PHI 3007: Topics in Social and Political Philosophy
This course will explore key issues in sustaining a legitimate, healthy, well-ordered society. Students will focus on questions such as: What uses of power are legitimate in a social group? Can religious, social, and ideological diversity contribute to a healthy social group? How can trust be built and maintained in a social group? Timely issues will provide case studies for social-political theories.
3 credits

PHI 3009: Philosophy of Science
A systematic and critical study of the methodologies of the social and natural sciences, including an analysis of their presuppositions, sources, concepts, and aims. This course also examines problems about the intellectual and ethical limitations of science: to what extent does science give us objective knowledge and to what extent should research be restrained on ethical grounds? This course is recommended for students in the humanities and for students in the sciences who wish to reflect on the scientific enterprises.
3 credits

PHI 3011: Topics in Ancient Philosophy
A survey of the work of key figures in ancient philosophy. Topics such as the nature of truth and reality, the identification of the virtues and the role of friendship in a good life will be explored through the works of the Pre-Socratics, Plato, Aristotle, Epicurus and the Stoics. Students will acquire a basic understanding of key metaphysical, ethical and political debates that informed the Greek world.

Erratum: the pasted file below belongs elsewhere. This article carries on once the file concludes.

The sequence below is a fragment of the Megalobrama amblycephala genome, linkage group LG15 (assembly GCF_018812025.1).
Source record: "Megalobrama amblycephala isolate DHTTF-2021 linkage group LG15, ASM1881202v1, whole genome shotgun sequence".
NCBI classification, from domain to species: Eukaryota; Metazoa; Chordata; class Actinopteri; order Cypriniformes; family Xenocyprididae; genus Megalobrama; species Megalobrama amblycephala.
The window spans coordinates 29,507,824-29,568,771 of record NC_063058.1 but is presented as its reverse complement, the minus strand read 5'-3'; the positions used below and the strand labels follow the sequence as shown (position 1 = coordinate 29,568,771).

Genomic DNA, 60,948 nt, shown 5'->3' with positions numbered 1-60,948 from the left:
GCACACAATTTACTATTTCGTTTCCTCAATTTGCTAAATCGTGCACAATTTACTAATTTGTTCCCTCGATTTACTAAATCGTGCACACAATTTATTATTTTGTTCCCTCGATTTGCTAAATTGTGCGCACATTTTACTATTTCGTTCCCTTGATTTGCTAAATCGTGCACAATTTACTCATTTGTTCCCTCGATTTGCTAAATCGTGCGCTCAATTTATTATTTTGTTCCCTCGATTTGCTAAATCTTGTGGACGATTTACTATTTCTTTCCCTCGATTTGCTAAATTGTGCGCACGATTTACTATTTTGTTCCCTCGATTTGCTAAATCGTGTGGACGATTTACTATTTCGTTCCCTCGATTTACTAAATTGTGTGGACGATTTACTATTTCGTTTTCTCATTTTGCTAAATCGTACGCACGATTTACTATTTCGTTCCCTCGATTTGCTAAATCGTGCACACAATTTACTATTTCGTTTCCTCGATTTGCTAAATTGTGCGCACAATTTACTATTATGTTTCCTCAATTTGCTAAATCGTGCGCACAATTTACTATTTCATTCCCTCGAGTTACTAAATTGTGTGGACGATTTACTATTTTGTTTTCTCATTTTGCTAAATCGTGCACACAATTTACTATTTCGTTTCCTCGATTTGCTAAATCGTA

3 credits

PHI 3012: Topics in Modern Philosophy
A survey of the work of key figures in modern philosophy. Topics such as the sources and extent of knowledge, language and its impact on knowledge, and the nature of ethics will be explored through the works of Descartes, Spinoza, Leibniz, Locke, Berkeley, Hume and Kant. Students will acquire a basic understanding of the rationalist and empiricist traditions in modern philosophy.
3 credits

PHI/EDU 3013: Philosophy of Education
This course explores the fundamental question of the place of public education in a liberal democracy. The goal is for students to draw on important philosophical ideas to construct a carefully reasoned position on public education. Authors and arguments from a range of philosophical traditions will be applied to case studies of contemporary educational practices, policies, and proposed reforms. Skills of analysis will be developed through written and oral exercises. Meets the foundations requirement for all education programs.
3 credits

PHI/REL 3023: Asian Philosophies